|Publication number||US4584240 A|
|Application number||US 06/753,554|
|Publication date||Apr 22, 1986|
|Filing date||Jul 12, 1985|
|Priority date||Aug 6, 1984|
|Also published as||CA1260215A, CA1260215A1, DE3578965D1, EP0171062A2, EP0171062A3, EP0171062B1|
|Publication number||06753554, 753554, US 4584240 A, US 4584240A, US-A-4584240, US4584240 A, US4584240A|
|Inventors||Paul F. Herbert, Robert L. Rackley|
|Original Assignee||E. I. Du Pont De Nemours And Company|
|Export Citation||BiBTeX, EndNote, RefMan|
|Patent Citations (9), Referenced by (30), Classifications (11), Legal Events (6)|
|External Links: USPTO, USPTO Assignment, Espacenet|
This is a continuation-in-part of copending application Ser. No. 637,803, filed Aug. 6, 1984.
Oriented polymeric monofilament is widely used as fishline. For this application, it has been found important to balance several properties in a monofilament that are important in its use as a fishline. These include tensile strength, shock strength, abrasion resistance, knot strength, limpness, stretch and visibility. Over the years, significant improvements have been made to one or more of these characteristics, as indicated, for example, in U.S. Pat. Nos. 3,156,750 and 3,595,952.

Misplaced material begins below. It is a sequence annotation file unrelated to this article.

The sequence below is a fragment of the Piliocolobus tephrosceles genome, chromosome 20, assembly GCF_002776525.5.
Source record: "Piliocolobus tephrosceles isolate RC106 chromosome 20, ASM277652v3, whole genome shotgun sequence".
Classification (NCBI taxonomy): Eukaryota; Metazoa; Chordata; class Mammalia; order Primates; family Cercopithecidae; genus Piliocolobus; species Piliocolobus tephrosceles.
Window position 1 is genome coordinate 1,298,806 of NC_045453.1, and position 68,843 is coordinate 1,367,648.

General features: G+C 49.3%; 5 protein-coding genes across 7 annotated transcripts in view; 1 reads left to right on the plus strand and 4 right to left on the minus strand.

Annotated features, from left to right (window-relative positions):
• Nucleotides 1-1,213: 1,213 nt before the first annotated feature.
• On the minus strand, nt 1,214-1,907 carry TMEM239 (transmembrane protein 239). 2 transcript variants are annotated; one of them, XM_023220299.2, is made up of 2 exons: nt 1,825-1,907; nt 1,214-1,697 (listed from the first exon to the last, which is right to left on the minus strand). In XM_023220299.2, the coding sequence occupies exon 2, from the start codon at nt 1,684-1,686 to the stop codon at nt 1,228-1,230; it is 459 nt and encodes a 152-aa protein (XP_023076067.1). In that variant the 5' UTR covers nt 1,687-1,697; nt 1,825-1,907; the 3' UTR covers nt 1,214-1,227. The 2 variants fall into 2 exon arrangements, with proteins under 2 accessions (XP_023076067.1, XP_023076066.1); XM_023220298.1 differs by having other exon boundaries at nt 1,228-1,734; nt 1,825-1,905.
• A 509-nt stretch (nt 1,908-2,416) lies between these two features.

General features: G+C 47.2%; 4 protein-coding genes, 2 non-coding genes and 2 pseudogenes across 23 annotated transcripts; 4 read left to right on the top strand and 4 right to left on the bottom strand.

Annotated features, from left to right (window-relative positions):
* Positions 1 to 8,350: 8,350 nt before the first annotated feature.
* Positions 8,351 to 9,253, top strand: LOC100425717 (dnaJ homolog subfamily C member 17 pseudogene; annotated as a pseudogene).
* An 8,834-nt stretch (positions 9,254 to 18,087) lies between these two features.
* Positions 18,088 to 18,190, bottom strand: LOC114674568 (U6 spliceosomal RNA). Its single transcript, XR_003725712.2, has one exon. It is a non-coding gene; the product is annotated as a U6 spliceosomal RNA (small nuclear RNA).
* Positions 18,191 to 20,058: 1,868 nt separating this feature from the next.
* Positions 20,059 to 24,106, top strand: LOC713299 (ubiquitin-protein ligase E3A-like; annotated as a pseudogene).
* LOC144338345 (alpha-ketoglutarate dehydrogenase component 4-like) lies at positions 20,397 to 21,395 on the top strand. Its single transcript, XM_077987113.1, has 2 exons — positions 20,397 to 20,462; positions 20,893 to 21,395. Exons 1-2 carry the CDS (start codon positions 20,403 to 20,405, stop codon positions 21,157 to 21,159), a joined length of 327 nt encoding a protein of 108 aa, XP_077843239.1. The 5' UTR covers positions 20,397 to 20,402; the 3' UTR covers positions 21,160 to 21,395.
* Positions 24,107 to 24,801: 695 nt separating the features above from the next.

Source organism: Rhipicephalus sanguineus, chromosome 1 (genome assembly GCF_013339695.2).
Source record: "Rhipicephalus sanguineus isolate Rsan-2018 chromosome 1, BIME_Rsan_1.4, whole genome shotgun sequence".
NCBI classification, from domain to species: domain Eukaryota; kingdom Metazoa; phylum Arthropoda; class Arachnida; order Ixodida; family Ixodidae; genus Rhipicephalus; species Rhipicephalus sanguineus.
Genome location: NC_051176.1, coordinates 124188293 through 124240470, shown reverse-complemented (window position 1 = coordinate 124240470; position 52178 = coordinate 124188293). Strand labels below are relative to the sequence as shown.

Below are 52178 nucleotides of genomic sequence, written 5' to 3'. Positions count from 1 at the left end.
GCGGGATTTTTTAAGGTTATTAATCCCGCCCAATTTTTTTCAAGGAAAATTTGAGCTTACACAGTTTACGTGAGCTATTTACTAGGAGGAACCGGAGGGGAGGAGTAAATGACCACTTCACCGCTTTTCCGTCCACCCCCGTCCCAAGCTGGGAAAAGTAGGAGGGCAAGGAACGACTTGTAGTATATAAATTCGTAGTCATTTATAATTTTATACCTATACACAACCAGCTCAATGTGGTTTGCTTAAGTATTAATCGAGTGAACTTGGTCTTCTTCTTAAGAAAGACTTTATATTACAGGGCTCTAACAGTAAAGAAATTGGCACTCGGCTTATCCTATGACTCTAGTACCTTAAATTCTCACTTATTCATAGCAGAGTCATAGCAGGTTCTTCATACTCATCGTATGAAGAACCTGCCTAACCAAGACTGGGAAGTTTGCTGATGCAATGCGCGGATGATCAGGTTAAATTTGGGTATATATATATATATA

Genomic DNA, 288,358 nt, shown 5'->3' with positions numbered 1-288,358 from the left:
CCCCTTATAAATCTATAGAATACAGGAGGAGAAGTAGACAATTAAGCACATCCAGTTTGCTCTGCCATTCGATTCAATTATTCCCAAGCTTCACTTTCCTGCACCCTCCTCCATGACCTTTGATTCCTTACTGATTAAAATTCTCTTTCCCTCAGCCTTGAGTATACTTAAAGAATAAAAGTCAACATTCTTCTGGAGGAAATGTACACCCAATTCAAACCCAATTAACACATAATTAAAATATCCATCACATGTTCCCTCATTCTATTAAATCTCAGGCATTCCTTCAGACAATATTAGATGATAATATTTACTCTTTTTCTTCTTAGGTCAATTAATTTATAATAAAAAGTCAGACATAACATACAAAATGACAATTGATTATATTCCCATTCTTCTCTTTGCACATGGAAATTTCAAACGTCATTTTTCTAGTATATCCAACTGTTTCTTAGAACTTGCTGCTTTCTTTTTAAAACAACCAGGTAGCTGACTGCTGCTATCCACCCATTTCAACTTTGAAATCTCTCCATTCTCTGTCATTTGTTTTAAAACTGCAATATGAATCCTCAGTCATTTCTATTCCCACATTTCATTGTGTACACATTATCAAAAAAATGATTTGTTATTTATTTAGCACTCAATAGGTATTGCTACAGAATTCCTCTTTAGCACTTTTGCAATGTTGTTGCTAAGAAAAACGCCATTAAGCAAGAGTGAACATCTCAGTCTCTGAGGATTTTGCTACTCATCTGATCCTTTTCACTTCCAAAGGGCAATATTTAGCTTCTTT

Despite the improvements that have been made in monofilament fishline, a continuing difficulty is the balance between hook setting ability and castability. A responsive line, and one having good hook setting performance, is generally characterized by a low stretch and high tensile strength. However, with increasing stiffness and reduced stretch, the castability of the monofilament fishline decreases. Accordingly, it has previously been difficult to obtain excellent performance in both of these seemingly inconsistent properties.
The present invention provides an improved monofilament fishline which is characterized by outstanding hook setting performance and feel as well as excellent castability.